Is The STEM Crisis A Myth?07:47
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Teacher Heather Scott and students Stephanie Lamas, Dana Bielinski and Smriti Marwaha examine a test tube at Science Careers in Search of Women, hosted by the U.S. Department of Energy's Argonne National Laboratory. (Argonne National Laboratory)
Teacher Heather Scott and students Stephanie Lamas, Dana Bielinski and Smriti Marwaha examine a test tube at Science Careers in Search of Women, hosted by the U.S. Department of Energy's Argonne National Laboratory. (Argonne National Laboratory)

President Obama has asked that an "all hands on deck" approach be taken in regards to getting more people trained in the science, technology, engineering and mathematics (STEM) fields because there is a shortage of qualified prospective employees.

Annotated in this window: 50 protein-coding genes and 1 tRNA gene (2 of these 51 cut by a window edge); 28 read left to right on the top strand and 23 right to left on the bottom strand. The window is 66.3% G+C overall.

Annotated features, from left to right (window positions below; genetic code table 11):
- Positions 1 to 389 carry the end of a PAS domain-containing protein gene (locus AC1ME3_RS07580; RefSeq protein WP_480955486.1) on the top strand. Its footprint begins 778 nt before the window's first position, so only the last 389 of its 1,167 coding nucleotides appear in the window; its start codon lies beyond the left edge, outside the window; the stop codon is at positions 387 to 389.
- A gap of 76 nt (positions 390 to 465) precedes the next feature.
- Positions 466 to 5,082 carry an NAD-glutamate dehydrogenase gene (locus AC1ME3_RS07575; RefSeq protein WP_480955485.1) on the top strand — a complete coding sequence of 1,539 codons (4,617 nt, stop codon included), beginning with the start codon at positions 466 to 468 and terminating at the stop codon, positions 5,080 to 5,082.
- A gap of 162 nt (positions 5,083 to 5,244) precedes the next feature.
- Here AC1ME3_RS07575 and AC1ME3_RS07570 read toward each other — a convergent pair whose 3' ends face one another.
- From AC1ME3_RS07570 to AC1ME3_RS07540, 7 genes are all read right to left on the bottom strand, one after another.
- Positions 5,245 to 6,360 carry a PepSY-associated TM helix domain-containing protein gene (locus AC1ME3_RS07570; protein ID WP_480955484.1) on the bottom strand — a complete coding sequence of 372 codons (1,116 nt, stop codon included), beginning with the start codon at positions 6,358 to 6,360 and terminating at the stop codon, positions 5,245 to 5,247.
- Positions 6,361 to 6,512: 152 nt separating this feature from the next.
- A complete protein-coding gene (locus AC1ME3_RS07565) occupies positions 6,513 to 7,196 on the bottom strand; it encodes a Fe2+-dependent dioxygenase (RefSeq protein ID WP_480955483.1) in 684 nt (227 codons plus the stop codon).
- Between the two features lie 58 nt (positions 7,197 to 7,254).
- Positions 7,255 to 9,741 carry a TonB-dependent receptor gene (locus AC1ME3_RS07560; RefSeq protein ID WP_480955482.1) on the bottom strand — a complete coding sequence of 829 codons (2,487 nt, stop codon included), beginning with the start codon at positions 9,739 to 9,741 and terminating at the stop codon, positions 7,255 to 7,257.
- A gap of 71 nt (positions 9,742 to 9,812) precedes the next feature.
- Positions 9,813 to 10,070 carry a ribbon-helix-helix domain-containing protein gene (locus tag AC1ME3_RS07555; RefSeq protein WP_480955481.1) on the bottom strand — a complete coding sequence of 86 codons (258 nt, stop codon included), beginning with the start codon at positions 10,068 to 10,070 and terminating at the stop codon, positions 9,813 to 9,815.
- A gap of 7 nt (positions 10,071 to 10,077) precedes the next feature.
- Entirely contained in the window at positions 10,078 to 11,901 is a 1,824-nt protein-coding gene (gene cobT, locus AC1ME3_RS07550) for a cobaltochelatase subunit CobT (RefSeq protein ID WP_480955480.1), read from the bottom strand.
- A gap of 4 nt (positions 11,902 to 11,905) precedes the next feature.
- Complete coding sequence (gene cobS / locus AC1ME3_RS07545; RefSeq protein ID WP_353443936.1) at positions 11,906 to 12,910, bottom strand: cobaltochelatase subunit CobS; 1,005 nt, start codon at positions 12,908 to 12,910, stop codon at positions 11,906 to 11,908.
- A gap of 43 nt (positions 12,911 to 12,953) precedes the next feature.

Contributing editor for IEEE Spectrum magazine, Robert Charette, recently wrote a piece arguing the STEM crisis is a myth and that there are more people trained in the STEM fields than there are jobs. Charette says the myth has existed for years and it affects not only the U.S., but the global economy.

Guest

  • Robert Charette, contributing editor of IEEE Spectrum Magazine. He tweets @RiskFactorBlog.

This segment aired on October 14, 2013.

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